Employer BrandingWorkplace

How Can Employer Branding Grow Your Business?

Any job seeker's top search queries in their browser's search box may be: "Top companies to work for in 2022" or "Top companies in X industry." This demonstrates the significance of employer branding or a company's reputation among job seekers. This emphasises the importance of companies investing in their employer brand if they want to attract top talent naturally.

 

Employer branding establishes the organisation as the preferred employer among a particular set of potential applicants. Employer branding impacts potential workers' impressions in the same way corporate branding shapes customer perceptions. It is well-known that organisations that recruit top people have a strong employer brand. Without a strong employer brand, businesses may miss out on excellent prospects, perhaps lose income, and negatively influence other aspects of the organisation. On the other hand, the advantages of a great employer brand include recruiting new workers who are critical to the company's success and growth. In this blog, learn about how your company can benefit from the advantages of employer branding to grow the business.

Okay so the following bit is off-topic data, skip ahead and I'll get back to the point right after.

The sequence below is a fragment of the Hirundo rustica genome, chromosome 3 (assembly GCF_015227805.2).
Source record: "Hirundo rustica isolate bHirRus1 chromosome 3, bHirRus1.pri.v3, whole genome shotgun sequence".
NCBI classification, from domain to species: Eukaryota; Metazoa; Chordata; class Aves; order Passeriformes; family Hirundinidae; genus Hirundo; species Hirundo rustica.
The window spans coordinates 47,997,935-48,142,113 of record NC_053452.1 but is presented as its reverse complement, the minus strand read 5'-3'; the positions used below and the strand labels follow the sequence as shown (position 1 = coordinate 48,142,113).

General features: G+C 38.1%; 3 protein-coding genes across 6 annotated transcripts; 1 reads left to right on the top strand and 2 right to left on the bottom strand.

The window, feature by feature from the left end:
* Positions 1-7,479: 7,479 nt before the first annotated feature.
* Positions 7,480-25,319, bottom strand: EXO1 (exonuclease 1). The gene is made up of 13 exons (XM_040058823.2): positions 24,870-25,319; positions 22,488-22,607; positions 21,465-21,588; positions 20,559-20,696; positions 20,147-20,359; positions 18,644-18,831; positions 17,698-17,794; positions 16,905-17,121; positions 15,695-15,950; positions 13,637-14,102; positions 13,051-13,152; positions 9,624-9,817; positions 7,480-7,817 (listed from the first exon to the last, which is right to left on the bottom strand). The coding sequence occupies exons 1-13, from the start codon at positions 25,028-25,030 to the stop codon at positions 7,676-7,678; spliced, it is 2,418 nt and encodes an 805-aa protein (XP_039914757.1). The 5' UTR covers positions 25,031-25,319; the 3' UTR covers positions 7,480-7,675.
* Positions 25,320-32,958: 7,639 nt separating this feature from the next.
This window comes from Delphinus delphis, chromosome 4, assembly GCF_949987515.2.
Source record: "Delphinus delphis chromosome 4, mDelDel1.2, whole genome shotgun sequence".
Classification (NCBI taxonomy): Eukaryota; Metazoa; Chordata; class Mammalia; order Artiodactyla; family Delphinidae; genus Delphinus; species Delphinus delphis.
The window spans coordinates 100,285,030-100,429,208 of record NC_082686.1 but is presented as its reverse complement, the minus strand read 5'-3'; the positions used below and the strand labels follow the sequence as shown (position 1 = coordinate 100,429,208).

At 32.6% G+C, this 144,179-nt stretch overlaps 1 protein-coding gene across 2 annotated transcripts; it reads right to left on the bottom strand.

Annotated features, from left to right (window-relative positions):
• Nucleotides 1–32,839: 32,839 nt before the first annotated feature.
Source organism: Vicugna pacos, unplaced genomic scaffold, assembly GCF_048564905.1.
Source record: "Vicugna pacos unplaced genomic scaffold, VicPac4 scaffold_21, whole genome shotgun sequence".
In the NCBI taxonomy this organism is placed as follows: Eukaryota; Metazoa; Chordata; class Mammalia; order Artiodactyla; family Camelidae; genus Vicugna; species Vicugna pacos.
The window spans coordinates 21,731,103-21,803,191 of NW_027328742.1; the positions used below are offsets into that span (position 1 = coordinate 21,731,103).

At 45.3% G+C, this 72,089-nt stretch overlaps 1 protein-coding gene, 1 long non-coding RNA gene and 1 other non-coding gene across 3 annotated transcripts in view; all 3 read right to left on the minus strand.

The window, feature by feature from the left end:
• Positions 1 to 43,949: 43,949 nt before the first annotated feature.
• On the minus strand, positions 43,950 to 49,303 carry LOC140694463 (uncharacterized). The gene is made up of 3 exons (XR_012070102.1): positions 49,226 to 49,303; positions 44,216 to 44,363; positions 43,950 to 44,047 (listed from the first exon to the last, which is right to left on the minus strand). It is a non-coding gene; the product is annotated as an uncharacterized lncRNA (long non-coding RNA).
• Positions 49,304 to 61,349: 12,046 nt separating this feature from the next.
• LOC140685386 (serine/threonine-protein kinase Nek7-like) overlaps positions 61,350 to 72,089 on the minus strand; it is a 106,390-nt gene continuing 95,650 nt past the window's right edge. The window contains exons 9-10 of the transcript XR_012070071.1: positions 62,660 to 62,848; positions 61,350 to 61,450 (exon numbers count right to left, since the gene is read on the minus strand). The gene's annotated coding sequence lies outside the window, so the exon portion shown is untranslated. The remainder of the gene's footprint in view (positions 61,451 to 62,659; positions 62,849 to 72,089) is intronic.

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According to a recent Glassdoor study, 75% of active job seekers are likely to apply to a job if the employer actively manages its employer brand. Today, a company's reputation is more important than ever. Nearly 86% of individuals would not begin or continue to work for a company with a negative impression on former employees or the public. Employer brand has become crucial to most recruiting teams' long-term strategy. Positive employer branding benefits in attracting and retaining quality professionals, who are fundamental to the company's success and growth.